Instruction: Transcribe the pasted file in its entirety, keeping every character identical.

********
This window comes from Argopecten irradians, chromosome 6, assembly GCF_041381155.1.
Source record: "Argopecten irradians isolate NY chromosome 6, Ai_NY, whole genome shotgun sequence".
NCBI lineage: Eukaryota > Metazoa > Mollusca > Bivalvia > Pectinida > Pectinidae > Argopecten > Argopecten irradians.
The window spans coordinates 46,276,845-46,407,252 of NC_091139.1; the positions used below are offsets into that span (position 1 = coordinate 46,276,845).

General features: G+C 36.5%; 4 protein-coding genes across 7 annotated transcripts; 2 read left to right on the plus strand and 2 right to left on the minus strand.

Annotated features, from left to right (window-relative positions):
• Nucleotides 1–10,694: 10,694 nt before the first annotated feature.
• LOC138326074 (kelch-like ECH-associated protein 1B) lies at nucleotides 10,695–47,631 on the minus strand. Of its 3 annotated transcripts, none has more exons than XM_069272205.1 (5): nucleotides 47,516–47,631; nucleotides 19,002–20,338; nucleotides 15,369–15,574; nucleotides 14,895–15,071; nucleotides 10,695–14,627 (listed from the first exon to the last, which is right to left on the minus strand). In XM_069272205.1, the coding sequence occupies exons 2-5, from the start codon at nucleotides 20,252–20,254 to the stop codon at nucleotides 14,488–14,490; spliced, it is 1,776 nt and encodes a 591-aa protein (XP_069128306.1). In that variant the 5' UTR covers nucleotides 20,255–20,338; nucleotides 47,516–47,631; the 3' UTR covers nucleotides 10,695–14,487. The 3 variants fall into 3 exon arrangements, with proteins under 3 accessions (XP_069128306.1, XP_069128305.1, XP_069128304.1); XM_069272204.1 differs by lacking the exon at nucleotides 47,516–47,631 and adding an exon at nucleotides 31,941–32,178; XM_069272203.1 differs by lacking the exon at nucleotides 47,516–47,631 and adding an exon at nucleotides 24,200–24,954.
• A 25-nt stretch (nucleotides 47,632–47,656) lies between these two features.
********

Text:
This window comes from Argopecten irradians, chromosome 6, assembly GCF_041381155.1.
Source record: "Argopecten irradians isolate NY chromosome 6, Ai_NY, whole genome shotgun sequence".
NCBI lineage: Eukaryota > Metazoa > Mollusca > Bivalvia > Pectinida > Pectinidae > Argopecten > Argopecten irradians.
The window spans coordinates 46,276,845-46,407,252 of NC_091139.1; the positions used below are offsets into that span (position 1 = coordinate 46,276,845).

General features: G+C 36.5%; 4 protein-coding genes across 7 annotated transcripts; 2 read left to right on the plus strand and 2 right to left on the minus strand.

Annotated features, from left to right (window-relative positions):
• Nucleotides 1–10,694: 10,694 nt before the first annotated feature.
• LOC138326074 (kelch-like ECH-associated protein 1B) lies at nucleotides 10,695–47,631 on the minus strand. Of its 3 annotated transcripts, none has more exons than XM_069272205.1 (5): nucleotides 47,516–47,631; nucleotides 19,002–20,338; nucleotides 15,369–15,574; nucleotides 14,895–15,071; nucleotides 10,695–14,627 (listed from the first exon to the last, which is right to left on the minus strand). In XM_069272205.1, the coding sequence occupies exons 2-5, from the start codon at nucleotides 20,252–20,254 to the stop codon at nucleotides 14,488–14,490; spliced, it is 1,776 nt and encodes a 591-aa protein (XP_069128306.1). In that variant the 5' UTR covers nucleotides 20,255–20,338; nucleotides 47,516–47,631; the 3' UTR covers nucleotides 10,695–14,487. The 3 variants fall into 3 exon arrangements, with proteins under 3 accessions (XP_069128306.1, XP_069128305.1, XP_069128304.1); XM_069272204.1 differs by lacking the exon at nucleotides 47,516–47,631 and adding an exon at nucleotides 31,941–32,178; XM_069272203.1 differs by lacking the exon at nucleotides 47,516–47,631 and adding an exon at nucleotides 24,200–24,954.
• A 25-nt stretch (nucleotides 47,632–47,656) lies between these two features.